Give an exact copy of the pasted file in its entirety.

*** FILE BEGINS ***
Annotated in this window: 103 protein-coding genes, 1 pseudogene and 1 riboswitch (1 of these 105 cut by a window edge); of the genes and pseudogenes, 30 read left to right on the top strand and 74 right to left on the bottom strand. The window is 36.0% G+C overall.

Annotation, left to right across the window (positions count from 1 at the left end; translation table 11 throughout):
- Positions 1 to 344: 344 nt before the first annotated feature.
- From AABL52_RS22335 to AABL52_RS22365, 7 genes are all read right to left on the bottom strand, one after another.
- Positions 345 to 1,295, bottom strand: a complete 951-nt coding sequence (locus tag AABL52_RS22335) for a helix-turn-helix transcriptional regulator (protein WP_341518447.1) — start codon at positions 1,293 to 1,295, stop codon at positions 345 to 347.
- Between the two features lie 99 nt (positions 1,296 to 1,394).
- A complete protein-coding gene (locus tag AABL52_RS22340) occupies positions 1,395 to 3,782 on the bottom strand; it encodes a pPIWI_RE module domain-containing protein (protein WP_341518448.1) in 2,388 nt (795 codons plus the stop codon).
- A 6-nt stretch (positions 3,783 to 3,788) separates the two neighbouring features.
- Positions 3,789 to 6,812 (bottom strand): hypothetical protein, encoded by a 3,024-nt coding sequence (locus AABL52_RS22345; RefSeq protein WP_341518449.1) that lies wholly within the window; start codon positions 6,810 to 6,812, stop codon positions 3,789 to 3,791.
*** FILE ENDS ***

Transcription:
Annotated in this window: 103 protein-coding genes, 1 pseudogene and 1 riboswitch (1 of these 105 cut by a window edge); of the genes and pseudogenes, 30 read left to right on the top strand and 74 right to left on the bottom strand. The window is 36.0% G+C overall.

Annotation, left to right across the window (positions count from 1 at the left end; translation table 11 throughout):
- Positions 1 to 344: 344 nt before the first annotated feature.
- From AABL52_RS22335 to AABL52_RS22365, 7 genes are all read right to left on the bottom strand, one after another.
- Positions 345 to 1,295, bottom strand: a complete 951-nt coding sequence (locus tag AABL52_RS22335) for a helix-turn-helix transcriptional regulator (protein WP_341518447.1) — start codon at positions 1,293 to 1,295, stop codon at positions 345 to 347.
- Between the two features lie 99 nt (positions 1,296 to 1,394).
- A complete protein-coding gene (locus tag AABL52_RS22340) occupies positions 1,395 to 3,782 on the bottom strand; it encodes a pPIWI_RE module domain-containing protein (protein WP_341518448.1) in 2,388 nt (795 codons plus the stop codon).
- A 6-nt stretch (positions 3,783 to 3,788) separates the two neighbouring features.
- Positions 3,789 to 6,812 (bottom strand): hypothetical protein, encoded by a 3,024-nt coding sequence (locus AABL52_RS22345; RefSeq protein WP_341518449.1) that lies wholly within the window; start codon positions 6,810 to 6,812, stop codon positions 3,789 to 3,791.